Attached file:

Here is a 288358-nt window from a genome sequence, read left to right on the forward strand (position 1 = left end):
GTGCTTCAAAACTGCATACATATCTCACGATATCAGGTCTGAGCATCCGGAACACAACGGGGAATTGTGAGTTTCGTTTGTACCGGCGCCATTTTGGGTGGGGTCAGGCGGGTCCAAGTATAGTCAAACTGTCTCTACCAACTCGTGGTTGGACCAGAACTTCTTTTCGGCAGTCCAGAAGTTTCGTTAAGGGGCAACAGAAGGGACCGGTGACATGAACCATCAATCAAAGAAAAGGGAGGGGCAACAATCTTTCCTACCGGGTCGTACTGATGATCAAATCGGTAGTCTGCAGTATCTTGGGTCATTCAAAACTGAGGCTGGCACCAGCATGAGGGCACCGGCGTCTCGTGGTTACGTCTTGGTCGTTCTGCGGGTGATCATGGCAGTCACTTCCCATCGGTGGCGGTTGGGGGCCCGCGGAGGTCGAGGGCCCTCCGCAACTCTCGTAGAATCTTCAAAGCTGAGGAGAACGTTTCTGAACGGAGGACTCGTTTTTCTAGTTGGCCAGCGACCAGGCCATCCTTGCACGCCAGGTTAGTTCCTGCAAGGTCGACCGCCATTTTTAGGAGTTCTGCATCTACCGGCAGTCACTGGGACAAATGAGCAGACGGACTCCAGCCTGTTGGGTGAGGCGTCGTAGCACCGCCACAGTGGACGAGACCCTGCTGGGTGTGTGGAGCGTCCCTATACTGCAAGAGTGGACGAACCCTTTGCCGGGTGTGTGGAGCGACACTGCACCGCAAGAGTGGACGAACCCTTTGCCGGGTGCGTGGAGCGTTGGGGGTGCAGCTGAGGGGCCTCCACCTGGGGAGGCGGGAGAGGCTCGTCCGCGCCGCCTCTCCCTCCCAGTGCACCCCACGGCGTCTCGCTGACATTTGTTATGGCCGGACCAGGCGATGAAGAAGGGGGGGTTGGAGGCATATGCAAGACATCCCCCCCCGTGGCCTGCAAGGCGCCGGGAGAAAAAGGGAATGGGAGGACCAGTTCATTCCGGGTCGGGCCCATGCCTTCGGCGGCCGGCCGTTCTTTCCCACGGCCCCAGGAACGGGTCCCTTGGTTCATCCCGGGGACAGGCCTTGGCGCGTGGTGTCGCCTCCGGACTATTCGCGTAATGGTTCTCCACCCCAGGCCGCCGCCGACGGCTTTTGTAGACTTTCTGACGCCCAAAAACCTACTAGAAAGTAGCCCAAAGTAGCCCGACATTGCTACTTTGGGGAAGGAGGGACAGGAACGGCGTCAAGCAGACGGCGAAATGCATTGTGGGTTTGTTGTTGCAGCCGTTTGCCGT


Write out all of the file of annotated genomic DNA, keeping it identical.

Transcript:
Here is a 288358-nt window from a genome sequence, read left to right on the forward strand (position 1 = left end):
GTGCTTCAAAACTGCATACATATCTCACGATATCAGGTCTGAGCATCCGGAACACAACGGGGAATTGTGAGTTTCGTTTGTACCGGCGCCATTTTGGGTGGGGTCAGGCGGGTCCAAGTATAGTCAAACTGTCTCTACCAACTCGTGGTTGGACCAGAACTTCTTTTCGGCAGTCCAGAAGTTTCGTTAAGGGGCAACAGAAGGGACCGGTGACATGAACCATCAATCAAAGAAAAGGGAGGGGCAACAATCTTTCCTACCGGGTCGTACTGATGATCAAATCGGTAGTCTGCAGTATCTTGGGTCATTCAAAACTGAGGCTGGCACCAGCATGAGGGCACCGGCGTCTCGTGGTTACGTCTTGGTCGTTCTGCGGGTGATCATGGCAGTCACTTCCCATCGGTGGCGGTTGGGGGCCCGCGGAGGTCGAGGGCCCTCCGCAACTCTCGTAGAATCTTCAAAGCTGAGGAGAACGTTTCTGAACGGAGGACTCGTTTTTCTAGTTGGCCAGCGACCAGGCCATCCTTGCACGCCAGGTTAGTTCCTGCAAGGTCGACCGCCATTTTTAGGAGTTCTGCATCTACCGGCAGTCACTGGGACAAATGAGCAGACGGACTCCAGCCTGTTGGGTGAGGCGTCGTAGCACCGCCACAGTGGACGAGACCCTGCTGGGTGTGTGGAGCGTCCCTATACTGCAAGAGTGGACGAACCCTTTGCCGGGTGTGTGGAGCGACACTGCACCGCAAGAGTGGACGAACCCTTTGCCGGGTGCGTGGAGCGTTGGGGGTGCAGCTGAGGGGCCTCCACCTGGGGAGGCGGGAGAGGCTCGTCCGCGCCGCCTCTCCCTCCCAGTGCACCCCACGGCGTCTCGCTGACATTTGTTATGGCCGGACCAGGCGATGAAGAAGGGGGGGTTGGAGGCATATGCAAGACATCCCCCCCCGTGGCCTGCAAGGCGCCGGGAGAAAAAGGGAATGGGAGGACCAGTTCATTCCGGGTCGGGCCCATGCCTTCGGCGGCCGGCCGTTCTTTCCCACGGCCCCAGGAACGGGTCCCTTGGTTCATCCCGGGGACAGGCCTTGGCGCGTGGTGTCGCCTCCGGACTATTCGCGTAATGGTTCTCCACCCCAGGCCGCCGCCGACGGCTTTTGTAGACTTTCTGACGCCCAAAAACCTACTAGAAAGTAGCCCAAAGTAGCCCGACATTGCTACTTTGGGGAAGGAGGGACAGGAACGGCGTCAAGCAGACGGCGAAATGCATTGTGGGTTTGTTGTTGCAGCCGTTTGCCGT